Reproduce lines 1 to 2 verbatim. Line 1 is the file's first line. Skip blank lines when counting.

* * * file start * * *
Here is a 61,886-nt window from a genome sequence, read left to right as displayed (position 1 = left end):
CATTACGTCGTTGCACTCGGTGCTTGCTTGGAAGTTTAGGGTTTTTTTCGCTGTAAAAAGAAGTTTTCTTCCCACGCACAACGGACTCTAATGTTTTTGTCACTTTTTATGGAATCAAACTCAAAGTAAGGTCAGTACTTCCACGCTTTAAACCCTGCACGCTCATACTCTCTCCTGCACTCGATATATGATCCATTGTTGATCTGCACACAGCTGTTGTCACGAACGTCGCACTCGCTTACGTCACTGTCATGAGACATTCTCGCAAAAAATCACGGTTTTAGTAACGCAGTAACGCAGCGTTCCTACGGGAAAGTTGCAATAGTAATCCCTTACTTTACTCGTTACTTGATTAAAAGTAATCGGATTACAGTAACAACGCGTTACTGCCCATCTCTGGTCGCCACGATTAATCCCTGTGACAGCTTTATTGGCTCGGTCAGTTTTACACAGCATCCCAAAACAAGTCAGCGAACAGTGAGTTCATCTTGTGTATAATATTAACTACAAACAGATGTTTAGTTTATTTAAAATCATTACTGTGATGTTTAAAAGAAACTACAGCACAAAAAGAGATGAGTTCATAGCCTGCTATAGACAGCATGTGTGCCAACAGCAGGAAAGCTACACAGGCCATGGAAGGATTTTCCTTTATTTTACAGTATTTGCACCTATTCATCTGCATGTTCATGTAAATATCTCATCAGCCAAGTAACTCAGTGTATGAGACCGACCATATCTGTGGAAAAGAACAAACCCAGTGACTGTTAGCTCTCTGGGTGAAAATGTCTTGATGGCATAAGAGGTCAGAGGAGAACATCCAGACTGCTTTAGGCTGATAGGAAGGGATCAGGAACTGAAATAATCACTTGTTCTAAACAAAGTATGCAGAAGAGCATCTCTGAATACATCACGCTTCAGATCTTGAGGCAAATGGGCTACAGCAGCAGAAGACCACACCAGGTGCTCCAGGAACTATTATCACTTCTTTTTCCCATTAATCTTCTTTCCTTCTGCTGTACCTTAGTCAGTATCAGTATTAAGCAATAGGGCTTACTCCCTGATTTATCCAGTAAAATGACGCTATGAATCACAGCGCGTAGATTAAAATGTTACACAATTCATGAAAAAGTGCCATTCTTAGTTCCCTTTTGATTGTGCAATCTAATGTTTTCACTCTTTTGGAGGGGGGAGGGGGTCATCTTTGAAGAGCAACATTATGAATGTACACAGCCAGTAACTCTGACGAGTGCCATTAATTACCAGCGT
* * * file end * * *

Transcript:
Here is a 61,886-nt window from a genome sequence, read left to right as displayed (position 1 = left end):
CATTACGTCGTTGCACTCGGTGCTTGCTTGGAAGTTTAGGGTTTTTTTCGCTGTAAAAAGAAGTTTTCTTCCCACGCACAACGGACTCTAATGTTTTTGTCACTTTTTATGGAATCAAACTCAAAGTAAGGTCAGTACTTCCACGCTTTAAACCCTGCACGCTCATACTCTCTCCTGCACTCGATATATGATCCATTGTTGATCTGCACACAGCTGTTGTCACGAACGTCGCACTCGCTTACGTCACTGTCATGAGACATTCTCGCAAAAAATCACGGTTTTAGTAACGCAGTAACGCAGCGTTCCTACGGGAAAGTTGCAATAGTAATCCCTTACTTTACTCGTTACTTGATTAAAAGTAATCGGATTACAGTAACAACGCGTTACTGCCCATCTCTGGTCGCCACGATTAATCCCTGTGACAGCTTTATTGGCTCGGTCAGTTTTACACAGCATCCCAAAACAAGTCAGCGAACAGTGAGTTCATCTTGTGTATAATATTAACTACAAACAGATGTTTAGTTTATTTAAAATCATTACTGTGATGTTTAAAAGAAACTACAGCACAAAAAGAGATGAGTTCATAGCCTGCTATAGACAGCATGTGTGCCAACAGCAGGAAAGCTACACAGGCCATGGAAGGATTTTCCTTTATTTTACAGTATTTGCACCTATTCATCTGCATGTTCATGTAAATATCTCATCAGCCAAGTAACTCAGTGTATGAGACCGACCATATCTGTGGAAAAGAACAAACCCAGTGACTGTTAGCTCTCTGGGTGAAAATGTCTTGATGGCATAAGAGGTCAGAGGAGAACATCCAGACTGCTTTAGGCTGATAGGAAGGGATCAGGAACTGAAATAATCACTTGTTCTAAACAAAGTATGCAGAAGAGCATCTCTGAATACATCACGCTTCAGATCTTGAGGCAAATGGGCTACAGCAGCAGAAGACCACACCAGGTGCTCCAGGAACTATTATCACTTCTTTTTCCCATTAATCTTCTTTCCTTCTGCTGTACCTTAGTCAGTATCAGTATTAAGCAATAGGGCTTACTCCCTGATTTATCCAGTAAAATGACGCTATGAATCACAGCGCGTAGATTAAAATGTTACACAATTCATGAAAAAGTGCCATTCTTAGTTCCCTTTTGATTGTGCAATCTAATGTTTTCACTCTTTTGGAGGGGGGAGGGGGTCATCTTTGAAGAGCAACATTATGAATGTACACAGCCAGTAACTCTGACGAGTGCCATTAATTACCAGCGT